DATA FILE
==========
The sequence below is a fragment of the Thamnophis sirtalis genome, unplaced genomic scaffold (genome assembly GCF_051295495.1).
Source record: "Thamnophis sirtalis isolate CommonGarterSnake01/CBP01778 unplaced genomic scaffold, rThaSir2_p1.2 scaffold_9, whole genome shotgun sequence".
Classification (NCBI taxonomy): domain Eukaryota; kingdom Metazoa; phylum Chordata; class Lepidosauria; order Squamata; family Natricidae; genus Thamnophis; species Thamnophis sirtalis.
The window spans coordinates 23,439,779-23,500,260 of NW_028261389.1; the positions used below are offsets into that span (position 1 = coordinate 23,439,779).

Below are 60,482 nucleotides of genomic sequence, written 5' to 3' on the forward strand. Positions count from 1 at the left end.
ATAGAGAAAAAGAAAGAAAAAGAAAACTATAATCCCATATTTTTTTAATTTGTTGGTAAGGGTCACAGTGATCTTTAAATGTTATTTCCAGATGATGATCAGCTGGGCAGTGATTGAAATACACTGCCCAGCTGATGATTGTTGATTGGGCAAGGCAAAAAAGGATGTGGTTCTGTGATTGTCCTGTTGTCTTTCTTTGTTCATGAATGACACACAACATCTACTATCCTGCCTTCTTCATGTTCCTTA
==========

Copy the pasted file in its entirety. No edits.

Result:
The sequence below is a fragment of the Thamnophis sirtalis genome, unplaced genomic scaffold (genome assembly GCF_051295495.1).
Source record: "Thamnophis sirtalis isolate CommonGarterSnake01/CBP01778 unplaced genomic scaffold, rThaSir2_p1.2 scaffold_9, whole genome shotgun sequence".
Classification (NCBI taxonomy): domain Eukaryota; kingdom Metazoa; phylum Chordata; class Lepidosauria; order Squamata; family Natricidae; genus Thamnophis; species Thamnophis sirtalis.
The window spans coordinates 23,439,779-23,500,260 of NW_028261389.1; the positions used below are offsets into that span (position 1 = coordinate 23,439,779).

Below are 60,482 nucleotides of genomic sequence, written 5' to 3' on the forward strand. Positions count from 1 at the left end.
ATAGAGAAAAAGAAAGAAAAAGAAAACTATAATCCCATATTTTTTTAATTTGTTGGTAAGGGTCACAGTGATCTTTAAATGTTATTTCCAGATGATGATCAGCTGGGCAGTGATTGAAATACACTGCCCAGCTGATGATTGTTGATTGGGCAAGGCAAAAAAGGATGTGGTTCTGTGATTGTCCTGTTGTCTTTCTTTGTTCATGAATGACACACAACATCTACTATCCTGCCTTCTTCATGTTCCTTA